My editor has just walked out on me – can you help?
Customer acquisition is a topic all business owners are focused on – but for me the most profitable route to date is this, ‘my editor has just walked out on me – can you help?’.
The first was at a networking dinner, when after talking about my plans to work for myself – my neighbour said:
“My editor has just walked out on me – can you help?”
The project was an idea for a customer magazine. But when the freelance editor backed out, it looked dead and buried.
Until I came along.
From an initial meeting we brainstormed some ideas and I set to work.
Two years later and the fifth edition has just gone to the printers. The magazine has come on leaps and bounds since then – morphing from what was originally an extended sales letter idea into a fully-fledged customer and staff centric magazine.
How a Twitter post led to another successful project
The second was sparked by an exchange on Twitter which led to an invite to review a brochure.
In this case, the editor hadn’t left as such but there was a feeling among the in-house team that they hadn’t quite captured the brief, and they wanted a fresh set of eyes to have a look.
Here again I came in and stripped the brief down to its component parts and then with the help of a designer I work with, started the whole thing from scratch, getting the brochure into the hands of its target audience and hitting their deadline.
Winning work via LinkedIn – and another editor walkout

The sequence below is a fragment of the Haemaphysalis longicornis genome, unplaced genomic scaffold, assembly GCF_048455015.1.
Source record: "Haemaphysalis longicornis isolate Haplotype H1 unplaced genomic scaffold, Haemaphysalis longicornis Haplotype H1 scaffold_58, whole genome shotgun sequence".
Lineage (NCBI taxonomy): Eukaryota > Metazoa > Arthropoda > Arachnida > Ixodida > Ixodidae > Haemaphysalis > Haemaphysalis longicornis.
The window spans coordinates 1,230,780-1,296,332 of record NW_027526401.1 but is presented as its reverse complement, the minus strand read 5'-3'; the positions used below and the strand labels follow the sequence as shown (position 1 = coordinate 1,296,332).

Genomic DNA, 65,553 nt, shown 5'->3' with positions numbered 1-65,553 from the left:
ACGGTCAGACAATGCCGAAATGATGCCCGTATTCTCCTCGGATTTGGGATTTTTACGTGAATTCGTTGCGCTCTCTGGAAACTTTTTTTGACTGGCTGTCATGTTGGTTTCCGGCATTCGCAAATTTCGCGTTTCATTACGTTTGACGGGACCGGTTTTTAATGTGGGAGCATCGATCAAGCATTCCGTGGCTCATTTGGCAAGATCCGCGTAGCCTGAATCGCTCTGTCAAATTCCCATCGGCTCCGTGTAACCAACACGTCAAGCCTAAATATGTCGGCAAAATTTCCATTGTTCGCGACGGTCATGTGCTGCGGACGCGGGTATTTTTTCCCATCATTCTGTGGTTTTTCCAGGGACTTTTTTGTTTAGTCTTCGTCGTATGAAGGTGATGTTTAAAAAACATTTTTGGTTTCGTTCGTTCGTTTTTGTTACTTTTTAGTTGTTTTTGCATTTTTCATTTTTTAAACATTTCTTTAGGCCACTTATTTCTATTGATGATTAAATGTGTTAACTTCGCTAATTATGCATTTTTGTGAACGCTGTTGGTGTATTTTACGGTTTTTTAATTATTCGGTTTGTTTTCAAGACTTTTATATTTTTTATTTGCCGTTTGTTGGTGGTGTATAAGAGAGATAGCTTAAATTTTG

And the third was via a Linkedin connection when a commercial project was about to go south because the editorial team had backed out at the last moment.
After getting hold of the brief and calling on an old journalist colleague of mine (it needed a motoring expert) – we got it back on track, and in fact even over delivered as we located extra images for the project.
Now this may sound like an appalling way form of customer acquisition, and was probably not the way I expected to market my services to businesses and organisations – but hey, it’s incredibly effective, and if it means I can get the job done, then why not?
Developing a reputation as a ‘Fixer’
In some ways this plays to the strengths I’d developed during my 16-year career in the media industry as a ‘Fixer’.
Put simply, if somebody had a project that needed delivering or a ‘distressed asset’ that needed turning around, I was the person who got the call.
In football terms you would probably call this being a ‘utility player’, but whatever it was being the person who could come in and sort things out without any fuss, has been the hallmark of my career.
In fact, I’m pretty good at it.
Although at one point, I thought it did me more harm than good because whereas I was hoping to become a newspaper editor (yes, really), I felt I was being held back as I was too useful to my bosses for sorting out commercial projects – or in several cases, turning them round.
Now that I run my own business, I think that being given those tasks was probably the best thing which could have happened to me – even if it took me away from the newsroom (I’m an ex-journalist) and towards more commercially focused projects.
Here’s hoping for the next business whose editor has just walked out on them
So while I would hate for anybody to experience that feeling of dread when their editor walks out on them, it’s been a real boon for me in terms of my business.
And if it has happened to you…? Yep, I really can help.
The call to action bit: I’m looking to work with businesses or agencies with a publishing need, whether it’s creating bespoke content or articles, or training and mentoring their staff to build their own bank of content.
I also want to work with publishers who need to inject some fresh thinking or commercial savvy into their projects. If either of those sounds like you, or if your editor really has just walked out on you, then don’t hang about ring me on 07708 855 486.
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